Friday, September 27, 2019

Stephenville Tug Sinks

The Stephenville, Newfoundland based tug Omni St-Laurent sank at its berth September 23. There was no one aboard at the time, and so far there is no explanation for the incident. According reports the tug had 7,000 liters of fuel on board at the time, but there was a quick response to minimize any spill and formulate a plan to raise the tug.


Omni St-Laurent dates from 1957 when it was built by the famed P.K.Harris shipyard in Apppledore, North Devon, England. It featured the revolutionary patented hydroconic hull designed by Burnett Corliss Partners. The twin screw tug was powered by a pair of Lister Blackstone engines. It has combined mast and engine exhaust uptakes in lieu of the traditional funnel, a feature of many British tugs of the time.

Ordered by the Dover Harbour Board, and named Diligent, the tug served in the port of Dover, England until 1984. It went through a variety of owners during the next five years, such as Peane, Greenhithe, S+H, and Henderson of Stroud until it was acquired by Sorel Tugs Inc (les Remorqueurs de Sorel, Inc) in 1989.

It became Omni St-Laurent when it took up duties in Sorel, QC in late 1989. Groupe Océan acquired the Sorel operation and in 2010 they sold the tug to Harmon Marine Inc of Kippens, NL.

Omni St-Laurent at the Industrie Océan Shipyard, Ile-aux-Coudres. 
Note the hull form using simple hull plate shapes and hard chines.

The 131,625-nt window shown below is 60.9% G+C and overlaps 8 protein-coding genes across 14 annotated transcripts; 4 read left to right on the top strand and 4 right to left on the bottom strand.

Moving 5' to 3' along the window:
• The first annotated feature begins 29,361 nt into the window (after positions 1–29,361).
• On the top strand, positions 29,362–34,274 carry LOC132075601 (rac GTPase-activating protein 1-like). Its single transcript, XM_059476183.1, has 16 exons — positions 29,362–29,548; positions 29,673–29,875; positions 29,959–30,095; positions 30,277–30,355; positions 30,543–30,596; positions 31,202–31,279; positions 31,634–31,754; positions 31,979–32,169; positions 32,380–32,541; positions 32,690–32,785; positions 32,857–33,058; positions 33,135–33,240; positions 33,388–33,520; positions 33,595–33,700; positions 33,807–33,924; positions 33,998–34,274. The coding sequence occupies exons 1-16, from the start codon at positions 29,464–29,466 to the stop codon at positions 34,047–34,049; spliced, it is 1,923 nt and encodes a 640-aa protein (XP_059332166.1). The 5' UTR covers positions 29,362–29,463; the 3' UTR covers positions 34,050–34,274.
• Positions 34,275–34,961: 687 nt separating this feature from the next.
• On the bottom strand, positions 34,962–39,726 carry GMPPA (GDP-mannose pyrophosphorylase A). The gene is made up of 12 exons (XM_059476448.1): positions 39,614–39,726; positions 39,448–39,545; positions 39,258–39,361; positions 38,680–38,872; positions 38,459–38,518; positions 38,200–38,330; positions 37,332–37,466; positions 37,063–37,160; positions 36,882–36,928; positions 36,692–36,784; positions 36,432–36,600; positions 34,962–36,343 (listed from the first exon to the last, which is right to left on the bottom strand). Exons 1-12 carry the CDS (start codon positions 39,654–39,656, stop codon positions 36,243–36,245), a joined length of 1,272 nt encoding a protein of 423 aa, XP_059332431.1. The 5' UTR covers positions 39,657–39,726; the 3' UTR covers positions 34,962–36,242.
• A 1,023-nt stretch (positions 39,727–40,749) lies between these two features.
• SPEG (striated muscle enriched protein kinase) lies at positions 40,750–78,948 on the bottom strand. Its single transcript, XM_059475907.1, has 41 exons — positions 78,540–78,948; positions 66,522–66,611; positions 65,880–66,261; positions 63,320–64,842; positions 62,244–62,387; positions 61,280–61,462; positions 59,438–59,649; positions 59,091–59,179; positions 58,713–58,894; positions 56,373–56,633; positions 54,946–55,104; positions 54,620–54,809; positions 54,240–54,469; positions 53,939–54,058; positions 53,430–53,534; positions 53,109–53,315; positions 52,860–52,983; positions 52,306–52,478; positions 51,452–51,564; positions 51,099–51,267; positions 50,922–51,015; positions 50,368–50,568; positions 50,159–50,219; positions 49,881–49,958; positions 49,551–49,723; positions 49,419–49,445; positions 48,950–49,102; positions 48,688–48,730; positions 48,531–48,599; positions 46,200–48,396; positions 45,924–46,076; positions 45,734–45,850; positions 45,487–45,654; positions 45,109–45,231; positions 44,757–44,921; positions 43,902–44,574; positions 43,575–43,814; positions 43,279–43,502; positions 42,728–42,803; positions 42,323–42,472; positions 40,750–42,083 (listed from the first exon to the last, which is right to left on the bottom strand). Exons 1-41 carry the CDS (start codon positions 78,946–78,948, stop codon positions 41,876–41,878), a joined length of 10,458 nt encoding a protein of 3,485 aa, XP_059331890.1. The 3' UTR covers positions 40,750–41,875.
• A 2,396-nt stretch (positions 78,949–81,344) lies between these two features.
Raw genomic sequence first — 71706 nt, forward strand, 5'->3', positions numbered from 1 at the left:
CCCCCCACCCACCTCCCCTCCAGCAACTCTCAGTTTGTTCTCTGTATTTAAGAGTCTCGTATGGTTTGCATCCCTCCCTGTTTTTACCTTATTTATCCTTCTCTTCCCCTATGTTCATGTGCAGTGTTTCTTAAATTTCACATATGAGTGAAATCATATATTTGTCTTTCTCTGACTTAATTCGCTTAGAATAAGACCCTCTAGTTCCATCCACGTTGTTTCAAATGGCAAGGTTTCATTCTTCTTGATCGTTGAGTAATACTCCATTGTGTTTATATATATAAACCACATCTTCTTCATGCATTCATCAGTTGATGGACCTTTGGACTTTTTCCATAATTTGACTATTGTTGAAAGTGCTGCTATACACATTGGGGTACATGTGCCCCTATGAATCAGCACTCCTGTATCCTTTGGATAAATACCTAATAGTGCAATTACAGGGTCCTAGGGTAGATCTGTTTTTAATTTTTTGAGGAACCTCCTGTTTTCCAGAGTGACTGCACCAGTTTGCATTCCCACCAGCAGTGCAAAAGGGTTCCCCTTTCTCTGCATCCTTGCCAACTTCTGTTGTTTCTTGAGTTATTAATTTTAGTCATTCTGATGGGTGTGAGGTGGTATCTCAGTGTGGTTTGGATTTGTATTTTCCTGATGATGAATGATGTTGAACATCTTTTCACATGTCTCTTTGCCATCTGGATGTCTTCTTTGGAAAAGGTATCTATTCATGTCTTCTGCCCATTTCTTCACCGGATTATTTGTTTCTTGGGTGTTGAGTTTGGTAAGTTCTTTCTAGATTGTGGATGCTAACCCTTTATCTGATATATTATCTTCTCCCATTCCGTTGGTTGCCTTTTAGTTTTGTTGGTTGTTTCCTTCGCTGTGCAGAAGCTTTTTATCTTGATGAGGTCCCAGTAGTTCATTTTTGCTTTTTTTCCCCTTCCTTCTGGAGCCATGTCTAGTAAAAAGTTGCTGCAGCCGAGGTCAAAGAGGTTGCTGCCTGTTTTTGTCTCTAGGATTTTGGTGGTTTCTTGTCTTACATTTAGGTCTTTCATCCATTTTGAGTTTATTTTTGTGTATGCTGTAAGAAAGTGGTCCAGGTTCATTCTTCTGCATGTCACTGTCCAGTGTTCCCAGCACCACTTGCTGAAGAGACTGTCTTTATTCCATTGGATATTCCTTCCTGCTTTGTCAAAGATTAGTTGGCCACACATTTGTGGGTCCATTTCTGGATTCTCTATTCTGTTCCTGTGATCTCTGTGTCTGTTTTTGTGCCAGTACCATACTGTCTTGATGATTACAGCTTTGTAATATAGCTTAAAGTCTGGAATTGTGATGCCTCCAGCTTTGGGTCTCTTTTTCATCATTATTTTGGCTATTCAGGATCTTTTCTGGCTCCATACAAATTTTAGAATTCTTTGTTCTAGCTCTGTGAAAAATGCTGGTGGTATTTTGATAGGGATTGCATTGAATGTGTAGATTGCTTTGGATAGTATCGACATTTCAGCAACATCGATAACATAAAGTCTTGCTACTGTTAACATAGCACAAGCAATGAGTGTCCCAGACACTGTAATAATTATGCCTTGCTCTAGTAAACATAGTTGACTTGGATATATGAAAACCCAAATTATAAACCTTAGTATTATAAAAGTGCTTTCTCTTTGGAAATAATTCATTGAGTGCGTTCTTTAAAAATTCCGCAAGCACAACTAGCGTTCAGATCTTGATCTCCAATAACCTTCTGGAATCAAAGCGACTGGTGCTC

The port of Stephenville, on the west coast of the island of Newfoundland,  (once known as Port Harmon) sees only about six ships a year, but recently there has been controversy that the tug's 1040 bhp is inadequate for larger ships that must turn in the Basin. Such large ships are rare, and the cost of bringing in a second tug from Nova Scotia could have a negative impact on harbour business. The port is part of the infrastructure of the huge Stephenville Air Base built for United States Air Force during World War II. Later known as Captain Ernest Harmon Air Force Base, it was part of the US/British "Destroyers for Bases Agreement". Newfoundland was still a British colony at the time and not part of Canada. In 1949 when Newfoundland did join Canadian Confederation the base remained de facto US territory. That ended in 1966 when the base was closed and transferred to the Canadian government, then to the government of Newfoundland and Labrador.

The Port itself was privatized in 2003 and its name changed from Port Harmon to the Port of Stephenville in 2016.


No comments:

Post a Comment